This article brings to light a normally overlooked member of Nixon's inner circle of advisors: Fritz A.G. Kraemer, who was Kissinger's mentor. It was Kraemer who brought in Alexander Haig, another one of his proteges:
Nixon, Kissinger, Kraemer, and Haig would form a quartet whose machinations and interactions would be the steps of an intricate dance that had a major impact on the country’s foreign policy, not only during the Nixon years, but also throughout the presidencies of Nixon successors Ford and Carter, and on into the Reagan presidency, when Haig served as secretary of state.
There is only one known meeting between Nixon and Kraemer, but his influence is felt through his proteges, Kissinger and Haig, who continued to rely on his for advice:
Kissinger met with Kraemer weekly, when schedules permitted, for advice and/or “for absolution,” as Kraemer later told a journalist. In between such meetings, Kraemer would forward cables to Kissinger whose significance would otherwise be missed, and would occasionally write memos to Kissinger on various subjects. Kissinger would send some on to the president, usually with Kraemer’s name taken off. After the first couple, when the next one came in Nixon recognized Kraemer’s writing style and point of view; the president always took the Kraemer memos seriously as arch-conservative but well-reasoned articulations of what was wrong with current policy.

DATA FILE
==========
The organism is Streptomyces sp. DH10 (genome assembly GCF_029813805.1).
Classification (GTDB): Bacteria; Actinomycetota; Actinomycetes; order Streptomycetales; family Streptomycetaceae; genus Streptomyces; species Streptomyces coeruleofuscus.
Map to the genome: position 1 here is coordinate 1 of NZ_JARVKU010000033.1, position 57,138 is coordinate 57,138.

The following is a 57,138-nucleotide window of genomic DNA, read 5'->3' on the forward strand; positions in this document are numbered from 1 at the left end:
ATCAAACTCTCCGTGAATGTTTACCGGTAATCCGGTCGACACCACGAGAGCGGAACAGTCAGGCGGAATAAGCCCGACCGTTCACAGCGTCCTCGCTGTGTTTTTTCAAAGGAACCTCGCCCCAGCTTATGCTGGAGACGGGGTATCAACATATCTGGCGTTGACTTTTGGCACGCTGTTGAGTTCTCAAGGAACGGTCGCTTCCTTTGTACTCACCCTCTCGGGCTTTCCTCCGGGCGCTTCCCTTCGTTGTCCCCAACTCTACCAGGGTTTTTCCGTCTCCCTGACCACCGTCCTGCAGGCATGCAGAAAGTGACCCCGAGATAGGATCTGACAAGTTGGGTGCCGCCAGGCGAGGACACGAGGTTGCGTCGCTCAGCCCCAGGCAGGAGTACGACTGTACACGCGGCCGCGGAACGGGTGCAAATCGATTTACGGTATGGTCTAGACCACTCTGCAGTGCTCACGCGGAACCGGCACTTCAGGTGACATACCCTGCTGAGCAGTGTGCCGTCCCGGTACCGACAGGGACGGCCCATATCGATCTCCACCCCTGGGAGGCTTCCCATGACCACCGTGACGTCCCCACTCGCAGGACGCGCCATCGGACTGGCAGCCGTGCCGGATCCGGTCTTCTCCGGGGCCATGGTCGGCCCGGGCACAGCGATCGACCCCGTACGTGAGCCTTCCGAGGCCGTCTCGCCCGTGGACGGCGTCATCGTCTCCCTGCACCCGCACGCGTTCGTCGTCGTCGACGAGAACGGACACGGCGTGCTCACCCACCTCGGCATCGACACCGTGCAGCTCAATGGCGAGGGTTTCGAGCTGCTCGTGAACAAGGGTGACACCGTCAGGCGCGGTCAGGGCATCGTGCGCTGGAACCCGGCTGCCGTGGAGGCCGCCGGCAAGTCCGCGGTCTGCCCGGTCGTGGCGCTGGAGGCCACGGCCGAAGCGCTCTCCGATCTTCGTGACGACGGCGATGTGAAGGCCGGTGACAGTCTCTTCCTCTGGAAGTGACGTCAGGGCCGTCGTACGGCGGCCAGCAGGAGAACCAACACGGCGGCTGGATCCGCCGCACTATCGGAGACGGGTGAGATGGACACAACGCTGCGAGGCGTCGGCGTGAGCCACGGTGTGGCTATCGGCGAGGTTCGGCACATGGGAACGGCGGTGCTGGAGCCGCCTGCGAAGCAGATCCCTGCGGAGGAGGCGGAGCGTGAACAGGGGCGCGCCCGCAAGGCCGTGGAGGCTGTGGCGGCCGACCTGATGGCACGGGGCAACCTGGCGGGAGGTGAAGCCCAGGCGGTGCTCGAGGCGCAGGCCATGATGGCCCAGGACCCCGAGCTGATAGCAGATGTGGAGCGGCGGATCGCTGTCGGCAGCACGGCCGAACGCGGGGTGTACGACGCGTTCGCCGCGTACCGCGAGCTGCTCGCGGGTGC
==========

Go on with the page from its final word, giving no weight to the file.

Haig continued to support Kraemer’s ideas in NSC and similar meetings, and on the infrequent occasions when the president asked his opinion. Haig had picked up very quickly on Nixon’s need to be verbally bellicose, and fed it; he too recognized that his route to power lay in getting closer to Nixon.
Kissinger and Haig did not get along and were engaged in a fierce rivalry, that Nixon used to his advantge. The author of this article says that there is much to be discovered on this topic:
There’s much more to the story of this quartet, including Haig’s efforts to push Nixon up the plank toward resignation, and how those who detested Nixon’s foreign policies became the neocons in the Ford and Carter years, when they continued and magnified their efforts to undermine those presidents’ Nixonian foreign policies.
Future biographers of Nixon, Kissinger, and Haig will certainly need to take the whole, tangled story of this quartet into account in order to properly evaluate their subjects.
No previous biography of Nixon does so. As for Kissinger’s biographers, some have dealt with Kraemer but only as an early influence, not as a continuing one, although the evidence for that continuing influence is now available in archived documents, White House tapes, and transcripts of Kissinger’s phone calls. Haig hardly mentions Kissinger in his autobiography, and Kissinger, in his two massive volumes of memoirs on the Nixon and Ford years, devotes only three pages to Kraemer out of a total of more than 2600.